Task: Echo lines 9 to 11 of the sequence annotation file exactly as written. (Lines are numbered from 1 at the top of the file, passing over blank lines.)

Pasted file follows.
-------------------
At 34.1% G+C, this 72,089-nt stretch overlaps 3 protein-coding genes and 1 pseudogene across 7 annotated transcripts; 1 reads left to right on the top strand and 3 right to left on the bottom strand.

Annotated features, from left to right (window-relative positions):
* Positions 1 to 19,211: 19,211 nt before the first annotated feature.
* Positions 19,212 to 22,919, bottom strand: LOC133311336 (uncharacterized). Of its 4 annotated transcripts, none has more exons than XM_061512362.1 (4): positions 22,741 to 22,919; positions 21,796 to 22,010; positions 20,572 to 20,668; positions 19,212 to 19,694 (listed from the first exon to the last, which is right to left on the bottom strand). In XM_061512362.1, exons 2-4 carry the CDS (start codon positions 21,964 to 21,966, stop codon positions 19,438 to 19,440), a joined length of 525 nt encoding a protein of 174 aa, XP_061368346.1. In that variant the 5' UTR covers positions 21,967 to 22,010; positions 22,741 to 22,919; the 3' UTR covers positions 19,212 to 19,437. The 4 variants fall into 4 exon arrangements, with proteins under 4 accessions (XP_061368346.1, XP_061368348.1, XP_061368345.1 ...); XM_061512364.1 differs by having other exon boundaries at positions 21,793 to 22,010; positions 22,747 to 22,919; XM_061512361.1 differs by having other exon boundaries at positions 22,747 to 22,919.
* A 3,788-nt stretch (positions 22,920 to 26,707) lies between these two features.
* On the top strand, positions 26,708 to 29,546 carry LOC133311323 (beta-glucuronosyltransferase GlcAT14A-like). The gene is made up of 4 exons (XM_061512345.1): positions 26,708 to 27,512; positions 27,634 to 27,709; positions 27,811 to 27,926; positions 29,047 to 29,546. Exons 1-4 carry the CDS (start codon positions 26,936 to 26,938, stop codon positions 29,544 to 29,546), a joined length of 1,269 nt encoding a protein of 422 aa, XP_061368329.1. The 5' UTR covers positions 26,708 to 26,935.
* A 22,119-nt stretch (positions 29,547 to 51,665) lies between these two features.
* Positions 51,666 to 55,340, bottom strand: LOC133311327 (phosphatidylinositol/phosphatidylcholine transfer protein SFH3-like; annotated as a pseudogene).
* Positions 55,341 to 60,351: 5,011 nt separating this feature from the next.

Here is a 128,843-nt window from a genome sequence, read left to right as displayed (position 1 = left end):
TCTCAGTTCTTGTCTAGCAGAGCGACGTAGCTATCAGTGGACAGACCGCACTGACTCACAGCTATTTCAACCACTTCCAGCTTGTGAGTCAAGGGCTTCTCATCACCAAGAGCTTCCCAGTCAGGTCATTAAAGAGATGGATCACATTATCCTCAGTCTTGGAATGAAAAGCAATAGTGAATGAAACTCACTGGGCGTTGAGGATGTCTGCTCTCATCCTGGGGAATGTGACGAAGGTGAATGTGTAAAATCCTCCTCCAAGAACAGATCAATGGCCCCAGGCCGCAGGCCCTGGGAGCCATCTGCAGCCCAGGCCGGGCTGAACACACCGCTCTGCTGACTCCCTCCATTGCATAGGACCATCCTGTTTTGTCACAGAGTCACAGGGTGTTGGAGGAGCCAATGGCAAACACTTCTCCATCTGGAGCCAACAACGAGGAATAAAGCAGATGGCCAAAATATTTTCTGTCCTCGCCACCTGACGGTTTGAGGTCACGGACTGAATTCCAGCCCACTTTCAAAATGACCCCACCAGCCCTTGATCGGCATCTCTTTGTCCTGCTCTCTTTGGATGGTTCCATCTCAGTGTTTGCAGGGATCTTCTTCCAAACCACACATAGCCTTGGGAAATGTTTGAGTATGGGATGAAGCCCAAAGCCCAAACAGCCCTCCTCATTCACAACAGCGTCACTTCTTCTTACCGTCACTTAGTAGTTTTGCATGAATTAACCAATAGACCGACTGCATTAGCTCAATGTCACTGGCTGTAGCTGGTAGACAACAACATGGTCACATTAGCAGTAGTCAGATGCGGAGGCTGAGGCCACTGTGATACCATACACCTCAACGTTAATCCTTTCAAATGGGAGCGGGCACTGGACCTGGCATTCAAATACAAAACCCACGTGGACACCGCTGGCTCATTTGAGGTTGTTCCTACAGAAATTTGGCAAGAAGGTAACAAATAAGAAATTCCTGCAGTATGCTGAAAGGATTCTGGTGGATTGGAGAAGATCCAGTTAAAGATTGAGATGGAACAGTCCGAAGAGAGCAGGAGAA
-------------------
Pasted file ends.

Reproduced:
* Positions 55,341 to 60,351: 5,011 nt separating this feature from the next.

Here is a 128,843-nt window from a genome sequence, read left to right as displayed (position 1 = left end):
TCTCAGTTCTTGTCTAGCAGAGCGACGTAGCTATCAGTGGACAGACCGCACTGACTCACAGCTATTTCAACCACTTCCAGCTTGTGAGTCAAGGGCTTCTCATCACCAAGAGCTTCCCAGTCAGGTCATTAAAGAGATGGATCACATTATCCTCAGTCTTGGAATGAAAAGCAATAGTGAATGAAACTCACTGGGCGTTGAGGATGTCTGCTCTCATCCTGGGGAATGTGACGAAGGTGAATGTGTAAAATCCTCCTCCAAGAACAGATCAATGGCCCCAGGCCGCAGGCCCTGGGAGCCATCTGCAGCCCAGGCCGGGCTGAACACACCGCTCTGCTGACTCCCTCCATTGCATAGGACCATCCTGTTTTGTCACAGAGTCACAGGGTGTTGGAGGAGCCAATGGCAAACACTTCTCCATCTGGAGCCAACAACGAGGAATAAAGCAGATGGCCAAAATATTTTCTGTCCTCGCCACCTGACGGTTTGAGGTCACGGACTGAATTCCAGCCCACTTTCAAAATGACCCCACCAGCCCTTGATCGGCATCTCTTTGTCCTGCTCTCTTTGGATGGTTCCATCTCAGTGTTTGCAGGGATCTTCTTCCAAACCACACATAGCCTTGGGAAATGTTTGAGTATGGGATGAAGCCCAAAGCCCAAACAGCCCTCCTCATTCACAACAGCGTCACTTCTTCTTACCGTCACTTAGTAGTTTTGCATGAATTAACCAATAGACCGACTGCATTAGCTCAATGTCACTGGCTGTAGCTGGTAGACAACAACATGGTCACATTAGCAGTAGTCAGATGCGGAGGCTGAGGCCACTGTGATACCATACACCTCAACGTTAATCCTTTCAAATGGGAGCGGGCACTGGACCTGGCATTCAAATACAAAACCCACGTGGACACCGCTGGCTCATTTGAGGTTGTTCCTACAGAAATTTGGCAAGAAGGTAACAAATAAGAAATTCCTGCAGTATGCTGAAAGGATTCTGGTGGATTGGAGAAGATCCAGTTAAAGATTGAGATGGAACAGTCCGAAGAGAGCAGGAGAA